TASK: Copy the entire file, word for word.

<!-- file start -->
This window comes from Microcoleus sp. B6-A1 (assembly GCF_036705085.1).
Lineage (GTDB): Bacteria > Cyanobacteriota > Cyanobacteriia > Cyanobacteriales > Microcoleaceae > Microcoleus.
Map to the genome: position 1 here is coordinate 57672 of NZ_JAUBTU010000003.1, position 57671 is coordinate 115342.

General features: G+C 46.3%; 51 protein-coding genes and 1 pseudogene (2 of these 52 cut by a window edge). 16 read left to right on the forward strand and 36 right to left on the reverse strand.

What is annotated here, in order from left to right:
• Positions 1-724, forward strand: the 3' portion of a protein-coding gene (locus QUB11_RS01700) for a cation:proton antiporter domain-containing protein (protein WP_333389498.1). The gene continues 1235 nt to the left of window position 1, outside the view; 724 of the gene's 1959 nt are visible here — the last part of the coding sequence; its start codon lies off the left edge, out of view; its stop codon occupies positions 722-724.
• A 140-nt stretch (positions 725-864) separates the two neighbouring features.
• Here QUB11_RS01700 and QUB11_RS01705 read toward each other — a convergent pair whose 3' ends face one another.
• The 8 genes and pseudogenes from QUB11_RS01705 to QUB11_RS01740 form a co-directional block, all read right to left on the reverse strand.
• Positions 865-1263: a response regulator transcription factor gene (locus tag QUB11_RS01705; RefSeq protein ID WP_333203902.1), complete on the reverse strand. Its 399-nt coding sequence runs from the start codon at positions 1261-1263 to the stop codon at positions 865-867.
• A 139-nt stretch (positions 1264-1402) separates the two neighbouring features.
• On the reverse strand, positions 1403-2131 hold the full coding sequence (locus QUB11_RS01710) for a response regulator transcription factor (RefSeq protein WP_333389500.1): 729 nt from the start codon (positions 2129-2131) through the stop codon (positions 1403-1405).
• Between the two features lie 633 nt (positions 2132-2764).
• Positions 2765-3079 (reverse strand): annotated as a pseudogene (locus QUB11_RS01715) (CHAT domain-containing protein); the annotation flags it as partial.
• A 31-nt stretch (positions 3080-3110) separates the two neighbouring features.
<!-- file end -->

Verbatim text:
This window comes from Microcoleus sp. B6-A1 (assembly GCF_036705085.1).
Lineage (GTDB): Bacteria > Cyanobacteriota > Cyanobacteriia > Cyanobacteriales > Microcoleaceae > Microcoleus.
Map to the genome: position 1 here is coordinate 57672 of NZ_JAUBTU010000003.1, position 57671 is coordinate 115342.

General features: G+C 46.3%; 51 protein-coding genes and 1 pseudogene (2 of these 52 cut by a window edge). 16 read left to right on the forward strand and 36 right to left on the reverse strand.

What is annotated here, in order from left to right:
• Positions 1-724, forward strand: the 3' portion of a protein-coding gene (locus QUB11_RS01700) for a cation:proton antiporter domain-containing protein (protein WP_333389498.1). The gene continues 1235 nt to the left of window position 1, outside the view; 724 of the gene's 1959 nt are visible here — the last part of the coding sequence; its start codon lies off the left edge, out of view; its stop codon occupies positions 722-724.
• A 140-nt stretch (positions 725-864) separates the two neighbouring features.
• Here QUB11_RS01700 and QUB11_RS01705 read toward each other — a convergent pair whose 3' ends face one another.
• The 8 genes and pseudogenes from QUB11_RS01705 to QUB11_RS01740 form a co-directional block, all read right to left on the reverse strand.
• Positions 865-1263: a response regulator transcription factor gene (locus tag QUB11_RS01705; RefSeq protein ID WP_333203902.1), complete on the reverse strand. Its 399-nt coding sequence runs from the start codon at positions 1261-1263 to the stop codon at positions 865-867.
• A 139-nt stretch (positions 1264-1402) separates the two neighbouring features.
• On the reverse strand, positions 1403-2131 hold the full coding sequence (locus QUB11_RS01710) for a response regulator transcription factor (RefSeq protein WP_333389500.1): 729 nt from the start codon (positions 2129-2131) through the stop codon (positions 1403-1405).
• Between the two features lie 633 nt (positions 2132-2764).
• Positions 2765-3079 (reverse strand): annotated as a pseudogene (locus QUB11_RS01715) (CHAT domain-containing protein); the annotation flags it as partial.
• A 31-nt stretch (positions 3080-3110) separates the two neighbouring features.